And a fully-realized world, a city---New Crobuzon---as alive and bustling as any real city, and peopled with just as fantastic creatures as a real city: the tortured Remade, the mysterious Jack Half-a-Prayer, the birdlike garuda, the monstrous psyche-sucking slake-moths that the main characters must finally destroy.
Which is the basic plot, one that could rival and perhaps surpass any the most sadistic Dungeon Master could create: one the human scientist Isaac undertakes after the garuda Yagharek, exiled from his people for taking away another's choice, hires Isaac to rebuild his wings so he can fly once again. Isaac takes up the task, and in his experiments to learn how to engineer the wings, accidentally unleashes a terror that stalks the city. Reluctant at first to fight the slake-moths, Isaac is driven into the battle not only to help the garuda, but also to save his girlfriend, and test out the crisis engine that could lead him to scientific notoriety.
One one the things that drew me to reading more of Mieville's novels, after being completely rocked by his Hugo-winning The City & The City, was learning Mieville grew up playing D&D. It's clear the game is a serious influence, on his imagination, but Perdido Street Station takes you beyond the limiting world of elves and dwarves and dragons into a blend of magic and science and mixed technologies--the characters arm themselves with flintlocks, but are aided by steam- and magic-driven construct/robots. Mieville is well known for his efforts to genre-bust, and Perdido Street does that very well.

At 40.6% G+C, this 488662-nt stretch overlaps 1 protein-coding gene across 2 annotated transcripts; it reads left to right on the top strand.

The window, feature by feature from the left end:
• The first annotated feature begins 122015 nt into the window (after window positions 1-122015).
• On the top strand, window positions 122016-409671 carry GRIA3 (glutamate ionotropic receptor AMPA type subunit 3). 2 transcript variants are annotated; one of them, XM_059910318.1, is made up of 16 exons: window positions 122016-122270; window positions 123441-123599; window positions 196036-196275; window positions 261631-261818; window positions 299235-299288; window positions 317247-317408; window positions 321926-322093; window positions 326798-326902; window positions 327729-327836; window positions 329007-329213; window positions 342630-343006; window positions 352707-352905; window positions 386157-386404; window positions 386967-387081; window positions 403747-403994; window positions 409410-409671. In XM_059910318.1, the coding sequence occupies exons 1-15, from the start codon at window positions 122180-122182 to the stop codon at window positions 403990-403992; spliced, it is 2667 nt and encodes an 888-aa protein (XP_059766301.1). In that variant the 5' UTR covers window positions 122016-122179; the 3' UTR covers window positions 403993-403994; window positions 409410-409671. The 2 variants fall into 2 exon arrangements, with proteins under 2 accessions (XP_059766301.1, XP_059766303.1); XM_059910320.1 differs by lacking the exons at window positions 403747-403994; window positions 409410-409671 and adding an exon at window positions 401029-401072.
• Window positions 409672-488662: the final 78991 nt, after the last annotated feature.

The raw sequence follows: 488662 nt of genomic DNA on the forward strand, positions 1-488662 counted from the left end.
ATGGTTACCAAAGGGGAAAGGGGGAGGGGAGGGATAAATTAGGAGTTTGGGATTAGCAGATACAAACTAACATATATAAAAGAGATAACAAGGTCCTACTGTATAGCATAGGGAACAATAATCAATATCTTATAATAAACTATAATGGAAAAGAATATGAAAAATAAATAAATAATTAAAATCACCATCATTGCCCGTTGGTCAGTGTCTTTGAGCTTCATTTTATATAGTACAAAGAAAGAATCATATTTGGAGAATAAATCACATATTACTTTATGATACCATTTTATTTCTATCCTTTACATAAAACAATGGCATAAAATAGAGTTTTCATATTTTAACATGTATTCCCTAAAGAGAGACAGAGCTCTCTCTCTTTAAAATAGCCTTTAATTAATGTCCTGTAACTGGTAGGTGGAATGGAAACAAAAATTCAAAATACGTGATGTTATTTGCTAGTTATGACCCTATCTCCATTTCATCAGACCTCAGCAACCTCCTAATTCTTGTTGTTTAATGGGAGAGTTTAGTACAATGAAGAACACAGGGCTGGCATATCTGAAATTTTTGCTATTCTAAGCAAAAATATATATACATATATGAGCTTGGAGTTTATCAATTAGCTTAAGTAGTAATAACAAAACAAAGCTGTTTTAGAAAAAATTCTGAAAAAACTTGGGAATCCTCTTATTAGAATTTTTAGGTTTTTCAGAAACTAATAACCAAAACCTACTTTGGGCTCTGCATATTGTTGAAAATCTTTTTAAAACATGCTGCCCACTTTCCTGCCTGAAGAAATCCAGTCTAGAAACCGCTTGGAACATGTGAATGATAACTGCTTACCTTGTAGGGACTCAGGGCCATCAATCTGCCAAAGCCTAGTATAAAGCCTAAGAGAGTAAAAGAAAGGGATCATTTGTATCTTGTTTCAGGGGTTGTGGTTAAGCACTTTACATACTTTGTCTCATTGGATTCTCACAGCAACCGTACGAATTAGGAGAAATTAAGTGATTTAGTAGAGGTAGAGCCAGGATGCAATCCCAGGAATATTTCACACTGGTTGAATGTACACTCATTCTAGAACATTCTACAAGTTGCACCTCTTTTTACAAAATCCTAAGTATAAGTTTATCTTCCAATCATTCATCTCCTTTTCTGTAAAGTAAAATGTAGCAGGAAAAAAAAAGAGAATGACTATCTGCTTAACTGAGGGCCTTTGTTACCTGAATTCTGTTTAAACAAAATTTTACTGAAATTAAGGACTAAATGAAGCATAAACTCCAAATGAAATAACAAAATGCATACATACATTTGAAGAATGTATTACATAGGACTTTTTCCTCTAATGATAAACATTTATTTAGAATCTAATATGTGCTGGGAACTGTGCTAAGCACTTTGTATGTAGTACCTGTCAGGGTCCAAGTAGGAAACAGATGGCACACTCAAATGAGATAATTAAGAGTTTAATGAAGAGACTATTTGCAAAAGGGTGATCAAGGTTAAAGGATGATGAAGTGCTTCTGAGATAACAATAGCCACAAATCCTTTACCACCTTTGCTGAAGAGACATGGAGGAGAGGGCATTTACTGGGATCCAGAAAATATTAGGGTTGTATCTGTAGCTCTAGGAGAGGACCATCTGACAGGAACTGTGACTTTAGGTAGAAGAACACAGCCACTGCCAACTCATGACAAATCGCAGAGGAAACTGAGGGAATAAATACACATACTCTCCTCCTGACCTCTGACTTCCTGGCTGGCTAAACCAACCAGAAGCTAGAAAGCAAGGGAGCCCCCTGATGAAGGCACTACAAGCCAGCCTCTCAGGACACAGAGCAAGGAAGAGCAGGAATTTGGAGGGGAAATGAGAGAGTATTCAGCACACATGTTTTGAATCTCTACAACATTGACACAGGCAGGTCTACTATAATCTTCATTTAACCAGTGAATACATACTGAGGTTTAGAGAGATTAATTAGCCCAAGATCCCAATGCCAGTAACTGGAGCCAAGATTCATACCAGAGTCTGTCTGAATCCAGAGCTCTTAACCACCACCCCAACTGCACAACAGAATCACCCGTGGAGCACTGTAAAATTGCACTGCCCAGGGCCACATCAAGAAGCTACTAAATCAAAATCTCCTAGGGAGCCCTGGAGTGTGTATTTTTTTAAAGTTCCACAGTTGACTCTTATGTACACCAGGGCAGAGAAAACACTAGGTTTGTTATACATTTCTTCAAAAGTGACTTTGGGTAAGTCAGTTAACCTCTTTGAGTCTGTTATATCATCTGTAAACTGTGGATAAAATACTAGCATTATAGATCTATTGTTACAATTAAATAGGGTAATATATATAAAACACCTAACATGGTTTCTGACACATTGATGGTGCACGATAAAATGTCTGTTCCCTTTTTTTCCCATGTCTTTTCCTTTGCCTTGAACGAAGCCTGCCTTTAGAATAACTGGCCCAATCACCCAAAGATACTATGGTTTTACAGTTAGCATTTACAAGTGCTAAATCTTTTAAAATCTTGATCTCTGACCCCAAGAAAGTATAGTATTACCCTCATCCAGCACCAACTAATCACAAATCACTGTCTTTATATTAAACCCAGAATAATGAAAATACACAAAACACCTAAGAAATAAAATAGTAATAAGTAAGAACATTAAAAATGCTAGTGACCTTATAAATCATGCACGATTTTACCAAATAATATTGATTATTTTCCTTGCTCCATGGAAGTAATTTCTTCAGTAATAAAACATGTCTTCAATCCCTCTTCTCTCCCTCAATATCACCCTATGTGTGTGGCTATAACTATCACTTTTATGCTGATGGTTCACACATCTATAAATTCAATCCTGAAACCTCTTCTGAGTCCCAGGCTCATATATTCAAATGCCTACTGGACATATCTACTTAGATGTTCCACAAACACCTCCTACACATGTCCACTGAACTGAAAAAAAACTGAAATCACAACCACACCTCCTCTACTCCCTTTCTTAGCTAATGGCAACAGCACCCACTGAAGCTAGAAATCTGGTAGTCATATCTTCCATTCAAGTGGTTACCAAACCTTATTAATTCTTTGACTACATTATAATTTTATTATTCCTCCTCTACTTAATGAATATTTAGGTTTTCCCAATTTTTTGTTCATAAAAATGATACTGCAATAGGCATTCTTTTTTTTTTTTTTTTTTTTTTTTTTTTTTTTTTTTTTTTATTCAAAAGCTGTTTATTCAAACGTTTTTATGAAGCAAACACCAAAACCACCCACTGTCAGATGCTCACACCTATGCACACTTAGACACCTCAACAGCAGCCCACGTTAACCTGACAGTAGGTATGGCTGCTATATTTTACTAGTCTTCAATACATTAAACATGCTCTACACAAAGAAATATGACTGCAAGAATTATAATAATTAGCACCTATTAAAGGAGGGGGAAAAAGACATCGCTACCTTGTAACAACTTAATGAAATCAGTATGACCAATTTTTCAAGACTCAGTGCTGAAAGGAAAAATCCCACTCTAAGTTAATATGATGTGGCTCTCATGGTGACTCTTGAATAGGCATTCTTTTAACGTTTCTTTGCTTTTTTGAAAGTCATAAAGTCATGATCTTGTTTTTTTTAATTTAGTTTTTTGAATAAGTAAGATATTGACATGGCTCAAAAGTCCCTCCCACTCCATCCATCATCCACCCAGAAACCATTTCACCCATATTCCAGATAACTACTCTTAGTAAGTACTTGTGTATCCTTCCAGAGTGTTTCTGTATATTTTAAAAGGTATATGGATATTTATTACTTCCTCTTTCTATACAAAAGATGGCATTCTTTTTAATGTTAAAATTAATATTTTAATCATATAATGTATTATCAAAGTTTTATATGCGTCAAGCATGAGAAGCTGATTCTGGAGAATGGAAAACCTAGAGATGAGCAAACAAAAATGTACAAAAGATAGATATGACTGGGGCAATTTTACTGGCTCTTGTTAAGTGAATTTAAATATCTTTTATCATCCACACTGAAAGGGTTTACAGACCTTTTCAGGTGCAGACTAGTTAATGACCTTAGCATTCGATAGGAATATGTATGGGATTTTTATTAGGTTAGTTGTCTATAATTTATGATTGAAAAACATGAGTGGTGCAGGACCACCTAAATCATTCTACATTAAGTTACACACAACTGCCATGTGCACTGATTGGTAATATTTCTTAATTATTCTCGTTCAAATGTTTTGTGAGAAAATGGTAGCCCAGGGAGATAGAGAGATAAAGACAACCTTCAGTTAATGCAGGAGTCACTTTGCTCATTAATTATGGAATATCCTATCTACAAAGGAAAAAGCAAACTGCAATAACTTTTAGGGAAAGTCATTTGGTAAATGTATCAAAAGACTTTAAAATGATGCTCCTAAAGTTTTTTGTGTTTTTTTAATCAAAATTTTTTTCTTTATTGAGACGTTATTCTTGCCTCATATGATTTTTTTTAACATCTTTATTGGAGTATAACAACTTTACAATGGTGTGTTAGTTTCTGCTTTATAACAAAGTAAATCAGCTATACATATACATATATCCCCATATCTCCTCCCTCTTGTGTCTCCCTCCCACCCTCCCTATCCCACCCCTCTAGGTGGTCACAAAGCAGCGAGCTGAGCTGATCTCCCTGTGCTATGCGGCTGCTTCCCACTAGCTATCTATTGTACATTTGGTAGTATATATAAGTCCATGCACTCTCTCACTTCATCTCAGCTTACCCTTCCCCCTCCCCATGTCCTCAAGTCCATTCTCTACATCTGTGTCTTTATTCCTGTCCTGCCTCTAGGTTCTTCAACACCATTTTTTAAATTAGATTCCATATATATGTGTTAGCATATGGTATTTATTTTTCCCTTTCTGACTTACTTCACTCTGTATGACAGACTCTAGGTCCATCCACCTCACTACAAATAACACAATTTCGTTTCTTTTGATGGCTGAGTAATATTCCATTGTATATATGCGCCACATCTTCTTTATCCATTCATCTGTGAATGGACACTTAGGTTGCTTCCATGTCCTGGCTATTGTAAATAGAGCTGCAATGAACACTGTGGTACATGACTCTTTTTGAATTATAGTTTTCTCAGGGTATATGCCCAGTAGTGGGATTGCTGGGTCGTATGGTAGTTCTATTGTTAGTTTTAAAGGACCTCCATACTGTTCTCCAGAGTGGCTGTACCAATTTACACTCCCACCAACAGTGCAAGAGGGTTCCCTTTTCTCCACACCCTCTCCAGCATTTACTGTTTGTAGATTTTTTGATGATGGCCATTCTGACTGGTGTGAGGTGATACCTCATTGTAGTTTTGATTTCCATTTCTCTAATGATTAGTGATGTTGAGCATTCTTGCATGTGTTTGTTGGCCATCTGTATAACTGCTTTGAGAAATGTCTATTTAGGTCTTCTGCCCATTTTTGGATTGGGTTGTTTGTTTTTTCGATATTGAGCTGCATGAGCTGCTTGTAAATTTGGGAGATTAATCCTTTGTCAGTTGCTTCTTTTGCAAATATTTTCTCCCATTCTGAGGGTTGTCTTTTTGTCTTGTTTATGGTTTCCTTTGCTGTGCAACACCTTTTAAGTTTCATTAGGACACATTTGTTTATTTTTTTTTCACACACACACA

It's mostly a riveting book, although it slows about midway (it's 623 pages in the paperback edition I read) and Mieville does seem to to linger on repetitious descriptions of the psyche stealing slake-moths (although his descriptions of them exploding in the end were exquisite), but overall the novel pulls you in and holds you and reminds you of why you got into this stuff (fantasy & science fiction) in the first place: it's a riveting tale with fascinating characters and it draws you into its world.
And I'll let Mieville ask you the final question: "How did they [readers] get out of it?" (less)